The Do's and Dont's of Lenticular Design

One of the most important aspects of designing lenticular is the concept. If you have a strong concept, lenticular designing becomes a much easier task.

A variety of effects can be used—and some even combined—yet, many times the best ideas use the least amount of effects. It might be a good idea to consult with your printer when selecting the optimal lenticular effect for your job.

Below are some guidelines that can help you get started with your lenticular design.

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3D Depth

Color choice and placement play a large role in the optimum "3D Lenticular " effect.

  • Bright and light imagery will often be the most successful.
  • Neutral colors in the background and brighter colors in the foreground work best.
  • It is best to use soft, less-detailed imagery for the extreme foreground and background layers.
  • Logos and typography should be near, or on, the middle keyplane where they will appear the sharpest and most readable.

Type and Font Guidelines

  • Stay away from "serif" and "italic" type styles.
  • The font point-size will vary according to the lens LPI. (Example: The larger LPI (fewer lines-per-inch) will require a larger font point-size. Smaller LPIs (more lines-per-inch) will allow a smaller font point-size.)
  • Avoid very fine type as the lenticular screen will reduce readability.
  • A simple test to determine font readability is to print out a proof of the planned font size at 100% and place the planned lens over it to see how it will appear. (Remember to make sure the lens is going in the correct direction.)
  • To enhance font readability, try outlining the type and applying various stroke sizes. Color is also a huge factor, so try changing the color until you find a satisfying result.
  • Should you have trouble placing the type at, or near, the keyplane during interlacing, try layering the text on the interlaced art. (Keep in mind that the type will need to be the same resolution as the interlaced art.) By doing this, the copy will become static and there will be no parallax shifting. However, this might cause the type to appear as though it's pushing into some of the 3D objects—depending on the depth and layout. Logos may also benefit from this technique.

Flip (2-3 Images)

In "Flip" animation, less is definitely more. The most dramatic visual presentation will result with fewer frames.

  • Color usage plays a large role in a successful lenticular effect. Bright and light imagery will often work best.
  • Avoid areas of extreme contrast in the main subject, logo, and/or product.
  • Elements that are not similar enough can cause one image to appear faintly over the other (known as "ghosting") when only one image should be seen.
  • Avoid overlapping typography that flips to other typography.
    (should your planned effect require overlapping typography, a bit of trial and error will need to take place to help ensure success.)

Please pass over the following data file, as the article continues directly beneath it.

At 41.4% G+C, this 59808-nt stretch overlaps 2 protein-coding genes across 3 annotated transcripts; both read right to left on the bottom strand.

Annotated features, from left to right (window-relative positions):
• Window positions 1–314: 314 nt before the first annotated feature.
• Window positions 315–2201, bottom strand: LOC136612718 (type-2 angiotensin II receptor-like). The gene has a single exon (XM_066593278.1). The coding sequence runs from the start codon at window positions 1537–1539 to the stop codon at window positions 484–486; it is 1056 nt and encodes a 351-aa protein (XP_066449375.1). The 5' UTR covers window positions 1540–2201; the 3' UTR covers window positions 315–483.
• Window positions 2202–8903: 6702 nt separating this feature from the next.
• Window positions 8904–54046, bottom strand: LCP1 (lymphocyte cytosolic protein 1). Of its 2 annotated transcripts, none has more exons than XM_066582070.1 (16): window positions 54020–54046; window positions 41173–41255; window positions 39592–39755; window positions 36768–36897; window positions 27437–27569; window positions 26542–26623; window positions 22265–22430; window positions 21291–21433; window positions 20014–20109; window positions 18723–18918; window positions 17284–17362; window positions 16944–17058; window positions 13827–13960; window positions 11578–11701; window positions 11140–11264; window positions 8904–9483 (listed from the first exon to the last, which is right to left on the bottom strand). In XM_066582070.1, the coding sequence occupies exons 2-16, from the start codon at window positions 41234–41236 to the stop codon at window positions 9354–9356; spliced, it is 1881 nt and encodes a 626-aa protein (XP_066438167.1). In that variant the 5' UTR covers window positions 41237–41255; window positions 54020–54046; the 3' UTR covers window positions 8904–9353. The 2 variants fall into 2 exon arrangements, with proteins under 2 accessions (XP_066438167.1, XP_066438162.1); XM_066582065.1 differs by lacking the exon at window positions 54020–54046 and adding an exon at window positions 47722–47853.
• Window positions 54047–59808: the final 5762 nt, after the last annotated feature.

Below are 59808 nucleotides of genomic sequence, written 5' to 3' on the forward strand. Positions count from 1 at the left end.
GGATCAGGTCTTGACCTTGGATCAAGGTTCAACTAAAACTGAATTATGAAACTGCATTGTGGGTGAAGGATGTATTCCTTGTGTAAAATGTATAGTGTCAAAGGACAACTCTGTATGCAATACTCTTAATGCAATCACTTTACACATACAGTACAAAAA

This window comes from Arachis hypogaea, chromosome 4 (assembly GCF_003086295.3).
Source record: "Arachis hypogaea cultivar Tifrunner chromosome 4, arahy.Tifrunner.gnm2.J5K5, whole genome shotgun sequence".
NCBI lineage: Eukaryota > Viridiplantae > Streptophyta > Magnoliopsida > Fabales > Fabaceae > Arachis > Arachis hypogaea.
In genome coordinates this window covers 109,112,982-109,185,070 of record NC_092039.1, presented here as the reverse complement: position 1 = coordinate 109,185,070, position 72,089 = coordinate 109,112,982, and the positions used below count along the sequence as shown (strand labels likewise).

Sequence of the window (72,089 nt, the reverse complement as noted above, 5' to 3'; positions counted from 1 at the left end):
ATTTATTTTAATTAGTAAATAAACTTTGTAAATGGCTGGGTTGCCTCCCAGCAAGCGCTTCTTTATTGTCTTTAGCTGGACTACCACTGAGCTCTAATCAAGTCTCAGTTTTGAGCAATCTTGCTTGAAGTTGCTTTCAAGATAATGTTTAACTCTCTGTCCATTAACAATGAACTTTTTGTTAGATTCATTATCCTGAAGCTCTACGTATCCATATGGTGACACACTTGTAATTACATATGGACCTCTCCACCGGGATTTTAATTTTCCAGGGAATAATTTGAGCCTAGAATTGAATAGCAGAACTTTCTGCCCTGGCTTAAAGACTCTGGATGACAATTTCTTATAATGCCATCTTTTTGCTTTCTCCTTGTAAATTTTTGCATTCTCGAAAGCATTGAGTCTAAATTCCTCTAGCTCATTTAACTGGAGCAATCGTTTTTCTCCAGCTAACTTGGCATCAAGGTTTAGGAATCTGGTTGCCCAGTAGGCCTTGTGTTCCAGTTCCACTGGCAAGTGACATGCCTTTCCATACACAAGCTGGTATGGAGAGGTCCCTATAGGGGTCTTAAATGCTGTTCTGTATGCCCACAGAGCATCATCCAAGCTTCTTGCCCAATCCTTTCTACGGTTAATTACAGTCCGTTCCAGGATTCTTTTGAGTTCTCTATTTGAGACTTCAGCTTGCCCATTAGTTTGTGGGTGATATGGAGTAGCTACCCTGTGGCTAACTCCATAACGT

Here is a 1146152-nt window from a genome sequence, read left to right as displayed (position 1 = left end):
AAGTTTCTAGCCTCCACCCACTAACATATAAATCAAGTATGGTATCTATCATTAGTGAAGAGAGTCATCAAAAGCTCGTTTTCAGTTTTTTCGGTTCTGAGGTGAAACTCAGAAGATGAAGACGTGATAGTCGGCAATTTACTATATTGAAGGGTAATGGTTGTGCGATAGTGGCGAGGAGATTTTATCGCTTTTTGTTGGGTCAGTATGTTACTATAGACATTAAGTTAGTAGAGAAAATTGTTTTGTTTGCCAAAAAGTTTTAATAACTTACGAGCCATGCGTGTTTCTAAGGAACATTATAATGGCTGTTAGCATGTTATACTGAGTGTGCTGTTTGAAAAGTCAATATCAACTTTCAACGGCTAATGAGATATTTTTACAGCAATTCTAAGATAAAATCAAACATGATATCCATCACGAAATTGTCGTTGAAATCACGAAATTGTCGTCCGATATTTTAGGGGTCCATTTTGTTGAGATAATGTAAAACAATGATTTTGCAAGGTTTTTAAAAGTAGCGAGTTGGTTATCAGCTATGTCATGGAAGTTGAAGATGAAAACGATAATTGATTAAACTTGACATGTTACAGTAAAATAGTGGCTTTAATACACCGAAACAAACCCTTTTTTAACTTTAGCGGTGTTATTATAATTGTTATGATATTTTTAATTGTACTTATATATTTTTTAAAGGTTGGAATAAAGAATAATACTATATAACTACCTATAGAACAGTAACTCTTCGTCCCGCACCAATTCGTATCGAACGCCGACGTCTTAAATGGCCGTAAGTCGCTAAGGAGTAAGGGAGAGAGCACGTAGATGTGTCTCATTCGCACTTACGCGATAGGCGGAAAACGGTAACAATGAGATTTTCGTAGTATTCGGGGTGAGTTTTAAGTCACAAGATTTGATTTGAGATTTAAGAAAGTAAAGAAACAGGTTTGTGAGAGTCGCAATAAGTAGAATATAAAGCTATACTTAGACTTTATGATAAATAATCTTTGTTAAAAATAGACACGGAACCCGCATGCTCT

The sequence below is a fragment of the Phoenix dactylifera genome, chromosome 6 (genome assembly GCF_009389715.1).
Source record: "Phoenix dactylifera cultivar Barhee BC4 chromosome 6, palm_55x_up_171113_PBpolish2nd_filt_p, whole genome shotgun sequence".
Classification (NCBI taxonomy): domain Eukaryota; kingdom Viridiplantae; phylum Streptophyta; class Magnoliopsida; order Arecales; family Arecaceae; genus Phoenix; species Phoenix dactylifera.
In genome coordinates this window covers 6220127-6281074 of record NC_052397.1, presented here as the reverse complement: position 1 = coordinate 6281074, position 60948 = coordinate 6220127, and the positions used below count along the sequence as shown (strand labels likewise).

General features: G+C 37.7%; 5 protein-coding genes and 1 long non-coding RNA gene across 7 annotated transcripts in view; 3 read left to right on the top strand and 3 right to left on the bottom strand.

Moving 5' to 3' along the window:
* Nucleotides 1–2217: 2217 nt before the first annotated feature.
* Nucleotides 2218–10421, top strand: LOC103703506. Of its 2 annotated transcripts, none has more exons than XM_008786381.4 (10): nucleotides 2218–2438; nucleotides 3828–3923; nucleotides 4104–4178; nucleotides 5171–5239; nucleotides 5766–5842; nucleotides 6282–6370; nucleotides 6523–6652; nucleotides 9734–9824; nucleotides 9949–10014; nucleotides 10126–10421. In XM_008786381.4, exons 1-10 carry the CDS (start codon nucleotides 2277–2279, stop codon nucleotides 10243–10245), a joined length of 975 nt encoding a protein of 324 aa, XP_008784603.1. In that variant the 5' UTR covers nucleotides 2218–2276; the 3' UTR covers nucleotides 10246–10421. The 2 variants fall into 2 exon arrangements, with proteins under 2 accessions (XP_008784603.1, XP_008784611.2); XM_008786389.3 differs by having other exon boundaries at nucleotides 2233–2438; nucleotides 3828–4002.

• Stay away from very fine type as the lenticular screen will reduce readability.
  • To maintain sharp contrast between the elements, limit the flip to only two images.
  • The same cautions apply for type and font information as listed under 3D Depth.

Animation (or Video Motion)

  • While all master video formats can be used to create an "Animation" effect, digital betacam is the best source material to ensure high-quality motion. The amount of frames that work well are dependant on a number of factors such as image content, image quality, lenticular lens resolution, and imagesetter resolution. Testing different frame usages will need to be preformed.
  • Due to the vast array of variables involved in preparing digital files for lenticular "video" motion, it is best to consult your printer to assure the best results.

Morph

Elements similar in shape and color density work best for a clean "Morph" effect.

  • Two images will need to be created—the beginning and ending frames of the morph. (A good morphing software can create the individual frames that are needed.)
  • Elements that are not similar enough can cause one image to appear faintly over the other (known as "ghosting") when only one image should be seen.
  • Avoid very fine type as the lenticular screen will reduce readability.
  • See the type and font guidelines under 3D Depth.

Zoom

As with other lenticular effects, color choice and placement are very important when creating the best "Zoom" effect.

  • Cool, darker colors in the background and warmer, lighter tones for the element in motion tends to produce the best lenticular zoom effect.
  • Bright and light imagery will often be the most successful.
  • If a specific section of the image (logo, product, or type) is intended to be a separate zoom area, it should be included as a separate layer or file.
  • Again, see the type and font guidelines under 3D Depth.